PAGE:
How does rent to own work? My landlord has offered it to me and I don't quite trust him. If I give him 10,000

Asked by Dana, 15211 Wed Aug 20, 2008

as a down payment for the 23,000 he wants what happens if something goes wrong with the house. Who is responcible?

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Eileen Musser…, Home Owner, York, PA
Wed Aug 20, 2008
Dana, I think you need to be very sure of the terms you are using and exactly what they mean.

There are "rent to own" contracts that mean that you are simply renting the home but that the owner is putting some portion of your rent into an account so that you accumilate enough money to purchase the home if you decide to do that at some time in the future. It is not a purchase: he retains full ownership.

There are also "lease with option to buy" contracts, installment sale contracts, and true lease purchase agreements. All of these have different implications and the way they are used seems to vary from one place to another.
Be sure that you have somebody who knows what type of contract you are signing, and exactly what it means to you if things don't go as planned. (especially if you don't trust the other party in the first place.)

If you have $10,000 to put down, might it be better for you to write a standard agreement of sale? Or is he willing to let you buy the home and pay the balance over some period of time at a reasonable interest rate? By that I mean, will he "take back" a mortgage for some portion of the purchase price? Then you would be the true owner as I understand it, but could be required to give the property back to him if you don't make the payments.

One more thing for you to ask your professional to explain is the difference between "owner in deed" and "owner of record". If you are not the true owner of the property be sure that he is paying the taxes, etc.

You have a lot to think about....Get some good help. There is too much money and too much risk for you to try to go it alone on this one.

Eileen Musser, (a Realtor, but also an investor who has used a number of these vehicles to buy and sell property) NOT A LAWYER, yada yada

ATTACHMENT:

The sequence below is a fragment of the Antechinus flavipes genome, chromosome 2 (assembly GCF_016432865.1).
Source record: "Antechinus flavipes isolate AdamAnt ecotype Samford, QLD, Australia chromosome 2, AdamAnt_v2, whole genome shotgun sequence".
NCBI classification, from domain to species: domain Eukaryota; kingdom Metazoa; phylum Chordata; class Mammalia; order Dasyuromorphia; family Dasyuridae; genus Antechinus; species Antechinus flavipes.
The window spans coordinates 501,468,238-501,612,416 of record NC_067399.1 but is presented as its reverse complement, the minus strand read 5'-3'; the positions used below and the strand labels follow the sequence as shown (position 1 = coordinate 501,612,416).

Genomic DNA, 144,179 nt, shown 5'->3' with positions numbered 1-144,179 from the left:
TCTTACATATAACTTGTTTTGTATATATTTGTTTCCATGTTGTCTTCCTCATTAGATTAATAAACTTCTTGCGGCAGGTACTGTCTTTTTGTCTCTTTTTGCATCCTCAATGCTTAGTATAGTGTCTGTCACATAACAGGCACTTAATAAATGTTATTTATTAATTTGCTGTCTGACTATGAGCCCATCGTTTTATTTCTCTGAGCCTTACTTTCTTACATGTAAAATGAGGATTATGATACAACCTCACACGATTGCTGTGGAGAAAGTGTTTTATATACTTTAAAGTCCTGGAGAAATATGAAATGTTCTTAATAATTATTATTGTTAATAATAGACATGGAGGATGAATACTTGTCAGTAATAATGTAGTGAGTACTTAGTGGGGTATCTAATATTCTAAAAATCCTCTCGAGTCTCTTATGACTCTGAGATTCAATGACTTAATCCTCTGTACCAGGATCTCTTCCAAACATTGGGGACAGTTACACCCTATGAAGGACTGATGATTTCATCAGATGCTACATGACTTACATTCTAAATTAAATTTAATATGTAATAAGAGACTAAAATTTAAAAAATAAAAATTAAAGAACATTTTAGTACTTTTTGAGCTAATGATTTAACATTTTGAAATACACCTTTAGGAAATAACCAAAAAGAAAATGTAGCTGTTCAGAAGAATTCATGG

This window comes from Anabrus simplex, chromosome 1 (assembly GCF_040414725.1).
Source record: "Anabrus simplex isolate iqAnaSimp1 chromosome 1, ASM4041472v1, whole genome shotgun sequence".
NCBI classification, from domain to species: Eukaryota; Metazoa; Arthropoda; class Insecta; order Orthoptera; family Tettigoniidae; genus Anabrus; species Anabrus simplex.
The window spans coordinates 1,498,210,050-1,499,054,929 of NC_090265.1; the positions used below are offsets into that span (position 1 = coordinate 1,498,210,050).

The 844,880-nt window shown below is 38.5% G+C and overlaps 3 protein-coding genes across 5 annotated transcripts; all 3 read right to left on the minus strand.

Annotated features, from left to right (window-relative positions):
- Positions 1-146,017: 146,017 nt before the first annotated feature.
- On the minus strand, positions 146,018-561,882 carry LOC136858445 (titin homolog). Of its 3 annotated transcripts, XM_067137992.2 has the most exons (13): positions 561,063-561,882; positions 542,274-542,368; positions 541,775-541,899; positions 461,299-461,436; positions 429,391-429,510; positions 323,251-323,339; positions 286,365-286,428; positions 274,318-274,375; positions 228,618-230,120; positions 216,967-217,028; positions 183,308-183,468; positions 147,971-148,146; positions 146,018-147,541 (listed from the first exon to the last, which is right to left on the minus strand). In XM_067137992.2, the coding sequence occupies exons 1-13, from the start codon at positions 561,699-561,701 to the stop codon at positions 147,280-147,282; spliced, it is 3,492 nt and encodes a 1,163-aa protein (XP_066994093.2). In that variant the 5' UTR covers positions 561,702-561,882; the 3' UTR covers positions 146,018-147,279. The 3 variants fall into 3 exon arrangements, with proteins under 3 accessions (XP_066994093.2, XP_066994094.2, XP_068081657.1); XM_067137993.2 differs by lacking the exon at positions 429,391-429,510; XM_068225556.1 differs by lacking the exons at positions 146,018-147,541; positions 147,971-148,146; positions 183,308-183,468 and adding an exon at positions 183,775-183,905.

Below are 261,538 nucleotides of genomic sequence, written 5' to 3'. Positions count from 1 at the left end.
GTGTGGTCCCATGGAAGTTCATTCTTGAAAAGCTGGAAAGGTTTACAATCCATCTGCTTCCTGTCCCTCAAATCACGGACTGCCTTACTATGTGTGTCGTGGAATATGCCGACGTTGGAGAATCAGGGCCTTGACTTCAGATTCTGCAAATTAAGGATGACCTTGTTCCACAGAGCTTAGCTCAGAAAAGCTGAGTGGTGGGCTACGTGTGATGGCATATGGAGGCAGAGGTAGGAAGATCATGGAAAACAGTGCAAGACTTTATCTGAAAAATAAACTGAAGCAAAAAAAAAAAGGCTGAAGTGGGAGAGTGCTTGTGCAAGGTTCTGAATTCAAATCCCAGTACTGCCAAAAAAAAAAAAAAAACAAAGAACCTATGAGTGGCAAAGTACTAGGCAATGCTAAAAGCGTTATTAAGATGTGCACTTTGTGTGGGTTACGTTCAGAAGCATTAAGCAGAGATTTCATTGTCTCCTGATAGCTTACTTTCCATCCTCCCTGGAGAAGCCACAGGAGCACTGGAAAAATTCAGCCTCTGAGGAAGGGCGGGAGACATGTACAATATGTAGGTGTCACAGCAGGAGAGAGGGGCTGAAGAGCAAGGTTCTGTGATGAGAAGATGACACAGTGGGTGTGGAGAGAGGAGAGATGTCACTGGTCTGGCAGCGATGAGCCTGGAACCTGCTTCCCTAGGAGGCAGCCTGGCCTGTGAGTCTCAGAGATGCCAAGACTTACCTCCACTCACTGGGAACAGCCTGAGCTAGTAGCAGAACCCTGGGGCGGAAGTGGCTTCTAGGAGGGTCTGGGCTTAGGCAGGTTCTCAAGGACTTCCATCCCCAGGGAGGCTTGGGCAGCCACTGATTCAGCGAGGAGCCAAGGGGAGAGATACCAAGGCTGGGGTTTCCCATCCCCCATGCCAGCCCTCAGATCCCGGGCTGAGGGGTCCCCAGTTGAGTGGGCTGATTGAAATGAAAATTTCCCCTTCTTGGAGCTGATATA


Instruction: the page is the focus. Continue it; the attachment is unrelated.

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Randall Yates, Other Pro, Dallas, TX
Thu Oct 3, 2013
Don't do it.. Rent to own can often end in the landlord defaulting on the loan and the home going into foreclosure. You are now out your $23,000 and must vacate the property.. You can go after the landlord in court but good luck recovering your money, there is a reason they defaulted, they have no money. I have Lenders that work with low credit scores even under a 600. Try buying the home you have the down payment..
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What about if say, someone is living and renting the home for 4 or more years, and paid for the house in full with the rent. If the renters were to ask the owner for a rent to own option...would they then, have to pay for the house a second time?
Flag Wed Apr 23, 2014
Ken Belferman, , Pittsburgh, PA
Wed Aug 20, 2008
I absolutely agree with Scott - have an attorney either write up the agreement or have the attorney review any existing agreement before signing anything. Any terms should be negotiable so don't be afraid to ask for what you want.
1 vote
Scott Godzyk, Agent, Manchester, NH
Wed Aug 20, 2008
In a rent to own lease, part or all of your rent should be applied tpwards your down payment or closing costs. As far as putting down a deposit for the sale, it should be held by an independant third party such as a real estate broker or attorney. As it is escrow money it needs to be held in an escrow account. You would sign a purchase agreement for the porerty in whoch it would outline the sales price, time to close and how the deposit is handeled if you do not buy and in what case you can get your money back. If he is asking for a non refundable deposit i would use caution. You should have someoen reviewing all documents befor eyou sign them such as a butyer broker or real estate attorney who can make sure you are protected. Make sure it is done right, dont become a victim.... Good Luck
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